It’s obviously not intended as music to dance to, with only a few exceptions depending on the mood you’re in. ‘The Cloud Making Machine’, rather than making those fluffy little clouds you see on a summer’s day, has produced some dark, brooding thunderclouds. Garnier has opted to use a lot of improvisation, a technique employed from the outset as a synthesizer wanders over softly menacing lower register chords. It sets the tone of the album, leading into the chromatic second track (titled ‘9.01-9.06’), and then on to ‘Barbiturik Blues’, with its low bass and faltering rhythm. The mood is extremely solemn, too – witness a barely veiled tribute to Garnier’s fellow countryman Satie in the accompaniment to a disembodied voice on ‘First Reaction’.
Finally the beats arrive properly, but not in a way that urges you to spring up and hit the dancefloor. ‘Controlling The House’ cuts loose with a minimal groove that hammers rather than uplifts, then the more commercial ‘(I Wanna Be) Waiting For My Plane’ marries rock and electro, a man shouting, “I need to clear my brain”.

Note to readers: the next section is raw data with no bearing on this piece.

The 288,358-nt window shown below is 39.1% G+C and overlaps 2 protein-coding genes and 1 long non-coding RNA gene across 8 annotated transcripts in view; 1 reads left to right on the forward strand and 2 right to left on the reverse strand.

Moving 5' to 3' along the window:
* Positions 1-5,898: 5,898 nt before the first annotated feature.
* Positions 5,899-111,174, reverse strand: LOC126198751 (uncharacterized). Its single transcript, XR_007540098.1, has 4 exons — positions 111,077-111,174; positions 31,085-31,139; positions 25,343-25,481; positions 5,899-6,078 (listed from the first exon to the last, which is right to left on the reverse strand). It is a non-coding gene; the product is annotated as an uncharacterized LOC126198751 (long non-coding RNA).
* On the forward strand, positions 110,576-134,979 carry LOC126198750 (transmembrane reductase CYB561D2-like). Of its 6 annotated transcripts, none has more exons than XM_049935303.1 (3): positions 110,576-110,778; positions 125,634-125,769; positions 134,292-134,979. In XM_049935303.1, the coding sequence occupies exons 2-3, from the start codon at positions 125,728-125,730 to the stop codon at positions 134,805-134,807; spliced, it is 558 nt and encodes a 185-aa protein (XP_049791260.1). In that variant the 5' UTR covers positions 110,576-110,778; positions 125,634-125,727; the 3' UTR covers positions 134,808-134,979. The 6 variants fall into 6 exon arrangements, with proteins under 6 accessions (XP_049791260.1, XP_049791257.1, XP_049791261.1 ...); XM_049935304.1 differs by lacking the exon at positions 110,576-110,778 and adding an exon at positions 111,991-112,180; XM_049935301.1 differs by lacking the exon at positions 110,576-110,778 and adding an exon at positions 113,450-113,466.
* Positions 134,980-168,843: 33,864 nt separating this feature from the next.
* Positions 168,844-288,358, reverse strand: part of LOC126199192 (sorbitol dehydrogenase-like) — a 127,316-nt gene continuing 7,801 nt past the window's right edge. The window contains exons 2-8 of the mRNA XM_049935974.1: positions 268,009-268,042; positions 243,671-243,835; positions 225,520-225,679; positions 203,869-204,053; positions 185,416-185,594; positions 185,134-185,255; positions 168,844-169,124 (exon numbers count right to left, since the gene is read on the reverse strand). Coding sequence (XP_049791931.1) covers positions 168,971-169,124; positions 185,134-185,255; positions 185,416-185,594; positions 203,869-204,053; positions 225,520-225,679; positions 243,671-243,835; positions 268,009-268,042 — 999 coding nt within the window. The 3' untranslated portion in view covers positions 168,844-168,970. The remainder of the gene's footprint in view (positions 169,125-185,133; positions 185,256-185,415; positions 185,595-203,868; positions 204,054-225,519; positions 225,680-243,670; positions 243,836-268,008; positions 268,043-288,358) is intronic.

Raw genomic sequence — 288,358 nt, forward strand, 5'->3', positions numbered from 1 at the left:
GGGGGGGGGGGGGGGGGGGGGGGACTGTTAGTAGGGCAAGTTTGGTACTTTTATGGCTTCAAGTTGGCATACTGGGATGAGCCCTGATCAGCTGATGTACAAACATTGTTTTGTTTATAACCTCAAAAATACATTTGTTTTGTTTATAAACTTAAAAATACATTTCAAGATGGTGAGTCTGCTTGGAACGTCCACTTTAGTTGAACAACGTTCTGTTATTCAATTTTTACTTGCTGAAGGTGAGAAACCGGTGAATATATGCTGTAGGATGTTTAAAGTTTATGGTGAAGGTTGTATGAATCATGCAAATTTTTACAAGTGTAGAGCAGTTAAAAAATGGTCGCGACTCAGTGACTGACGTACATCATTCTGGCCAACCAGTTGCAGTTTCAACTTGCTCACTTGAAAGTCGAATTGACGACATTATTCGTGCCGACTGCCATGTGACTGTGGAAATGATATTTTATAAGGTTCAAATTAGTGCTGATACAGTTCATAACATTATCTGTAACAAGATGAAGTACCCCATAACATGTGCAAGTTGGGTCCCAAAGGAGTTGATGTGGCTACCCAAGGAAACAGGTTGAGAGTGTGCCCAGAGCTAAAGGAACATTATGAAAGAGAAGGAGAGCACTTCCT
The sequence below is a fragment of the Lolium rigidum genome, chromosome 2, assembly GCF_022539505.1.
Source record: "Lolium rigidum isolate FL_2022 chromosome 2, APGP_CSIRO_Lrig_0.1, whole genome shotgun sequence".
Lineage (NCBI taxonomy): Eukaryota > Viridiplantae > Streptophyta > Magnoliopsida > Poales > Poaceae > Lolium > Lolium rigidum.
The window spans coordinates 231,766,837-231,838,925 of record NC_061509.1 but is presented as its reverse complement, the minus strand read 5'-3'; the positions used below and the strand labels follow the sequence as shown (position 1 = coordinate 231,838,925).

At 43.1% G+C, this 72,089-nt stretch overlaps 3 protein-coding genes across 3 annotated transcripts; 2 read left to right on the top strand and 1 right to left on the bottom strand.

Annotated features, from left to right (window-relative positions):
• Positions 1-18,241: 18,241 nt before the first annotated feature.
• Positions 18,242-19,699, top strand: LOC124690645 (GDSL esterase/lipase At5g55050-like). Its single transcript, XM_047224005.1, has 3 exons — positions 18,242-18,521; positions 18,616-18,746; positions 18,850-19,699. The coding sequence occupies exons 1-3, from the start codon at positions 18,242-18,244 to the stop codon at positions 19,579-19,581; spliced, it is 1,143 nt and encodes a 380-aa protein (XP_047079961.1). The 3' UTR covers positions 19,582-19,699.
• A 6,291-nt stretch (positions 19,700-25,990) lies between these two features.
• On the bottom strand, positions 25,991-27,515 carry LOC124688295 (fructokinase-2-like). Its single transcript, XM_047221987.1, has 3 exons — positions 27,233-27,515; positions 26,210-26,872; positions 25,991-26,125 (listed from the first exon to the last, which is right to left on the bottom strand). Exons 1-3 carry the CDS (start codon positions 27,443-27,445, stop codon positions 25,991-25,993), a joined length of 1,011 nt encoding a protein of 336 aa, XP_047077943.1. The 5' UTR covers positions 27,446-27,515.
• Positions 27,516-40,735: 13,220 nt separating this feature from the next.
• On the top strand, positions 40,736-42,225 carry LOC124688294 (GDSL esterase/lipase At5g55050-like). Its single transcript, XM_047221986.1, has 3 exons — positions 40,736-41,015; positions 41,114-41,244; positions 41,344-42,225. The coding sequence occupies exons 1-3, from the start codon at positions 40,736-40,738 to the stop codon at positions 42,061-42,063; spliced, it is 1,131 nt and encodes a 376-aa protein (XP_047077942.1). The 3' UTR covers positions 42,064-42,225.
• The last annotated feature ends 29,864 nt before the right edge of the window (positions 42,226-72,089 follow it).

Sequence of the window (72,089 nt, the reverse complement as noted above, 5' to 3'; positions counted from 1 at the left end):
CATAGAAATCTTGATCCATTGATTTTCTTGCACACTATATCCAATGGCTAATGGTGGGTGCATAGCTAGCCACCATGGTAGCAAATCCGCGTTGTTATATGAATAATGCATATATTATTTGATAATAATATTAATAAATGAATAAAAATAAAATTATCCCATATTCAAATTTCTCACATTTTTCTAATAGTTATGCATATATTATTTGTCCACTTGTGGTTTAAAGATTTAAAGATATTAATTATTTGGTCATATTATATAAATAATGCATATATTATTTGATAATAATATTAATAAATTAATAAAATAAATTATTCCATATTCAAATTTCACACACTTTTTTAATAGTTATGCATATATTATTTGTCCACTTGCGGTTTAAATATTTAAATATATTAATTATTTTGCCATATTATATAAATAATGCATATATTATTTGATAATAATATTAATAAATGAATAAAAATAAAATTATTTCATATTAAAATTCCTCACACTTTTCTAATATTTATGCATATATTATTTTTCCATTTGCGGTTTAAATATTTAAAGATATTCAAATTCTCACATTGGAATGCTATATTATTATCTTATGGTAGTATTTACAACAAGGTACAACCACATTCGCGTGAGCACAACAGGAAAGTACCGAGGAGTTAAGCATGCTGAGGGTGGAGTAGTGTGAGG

If you approach this independent of the music Garnier has made previously you’ll reap the most rewards, but even then I found it patchy and dark almost to the point of grim faced – the machine’s clouds setting in for the whole day. An interesting diversion, but one that is ultimately unsuccessful.